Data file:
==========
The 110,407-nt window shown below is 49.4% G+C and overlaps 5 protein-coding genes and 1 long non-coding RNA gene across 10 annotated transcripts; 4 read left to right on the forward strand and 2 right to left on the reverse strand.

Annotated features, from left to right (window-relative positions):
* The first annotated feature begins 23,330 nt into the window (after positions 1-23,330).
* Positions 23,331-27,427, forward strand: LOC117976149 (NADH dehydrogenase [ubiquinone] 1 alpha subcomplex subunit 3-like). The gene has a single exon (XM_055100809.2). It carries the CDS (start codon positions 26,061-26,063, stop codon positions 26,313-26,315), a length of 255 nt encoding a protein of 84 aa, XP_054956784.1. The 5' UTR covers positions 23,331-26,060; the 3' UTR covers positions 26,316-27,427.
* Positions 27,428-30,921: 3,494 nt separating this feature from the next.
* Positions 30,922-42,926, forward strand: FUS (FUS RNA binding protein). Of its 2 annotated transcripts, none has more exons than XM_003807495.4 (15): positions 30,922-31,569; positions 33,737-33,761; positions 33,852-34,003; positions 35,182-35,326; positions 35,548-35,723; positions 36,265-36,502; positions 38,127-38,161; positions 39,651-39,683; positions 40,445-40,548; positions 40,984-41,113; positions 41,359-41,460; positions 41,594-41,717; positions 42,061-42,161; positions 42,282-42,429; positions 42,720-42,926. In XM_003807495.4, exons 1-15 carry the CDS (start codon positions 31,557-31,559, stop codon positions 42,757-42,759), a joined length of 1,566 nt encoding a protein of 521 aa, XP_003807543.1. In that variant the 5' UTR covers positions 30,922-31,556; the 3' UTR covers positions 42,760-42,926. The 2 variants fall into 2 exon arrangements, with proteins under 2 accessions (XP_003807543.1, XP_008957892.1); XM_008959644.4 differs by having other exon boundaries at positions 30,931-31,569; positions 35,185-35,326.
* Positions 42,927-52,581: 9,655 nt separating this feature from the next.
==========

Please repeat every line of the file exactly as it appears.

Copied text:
The 110,407-nt window shown below is 49.4% G+C and overlaps 5 protein-coding genes and 1 long non-coding RNA gene across 10 annotated transcripts; 4 read left to right on the forward strand and 2 right to left on the reverse strand.

Annotated features, from left to right (window-relative positions):
* The first annotated feature begins 23,330 nt into the window (after positions 1-23,330).
* Positions 23,331-27,427, forward strand: LOC117976149 (NADH dehydrogenase [ubiquinone] 1 alpha subcomplex subunit 3-like). The gene has a single exon (XM_055100809.2). It carries the CDS (start codon positions 26,061-26,063, stop codon positions 26,313-26,315), a length of 255 nt encoding a protein of 84 aa, XP_054956784.1. The 5' UTR covers positions 23,331-26,060; the 3' UTR covers positions 26,316-27,427.
* Positions 27,428-30,921: 3,494 nt separating this feature from the next.
* Positions 30,922-42,926, forward strand: FUS (FUS RNA binding protein). Of its 2 annotated transcripts, none has more exons than XM_003807495.4 (15): positions 30,922-31,569; positions 33,737-33,761; positions 33,852-34,003; positions 35,182-35,326; positions 35,548-35,723; positions 36,265-36,502; positions 38,127-38,161; positions 39,651-39,683; positions 40,445-40,548; positions 40,984-41,113; positions 41,359-41,460; positions 41,594-41,717; positions 42,061-42,161; positions 42,282-42,429; positions 42,720-42,926. In XM_003807495.4, exons 1-15 carry the CDS (start codon positions 31,557-31,559, stop codon positions 42,757-42,759), a joined length of 1,566 nt encoding a protein of 521 aa, XP_003807543.1. In that variant the 5' UTR covers positions 30,922-31,556; the 3' UTR covers positions 42,760-42,926. The 2 variants fall into 2 exon arrangements, with proteins under 2 accessions (XP_003807543.1, XP_008957892.1); XM_008959644.4 differs by having other exon boundaries at positions 30,931-31,569; positions 35,185-35,326.
* Positions 42,927-52,581: 9,655 nt separating this feature from the next.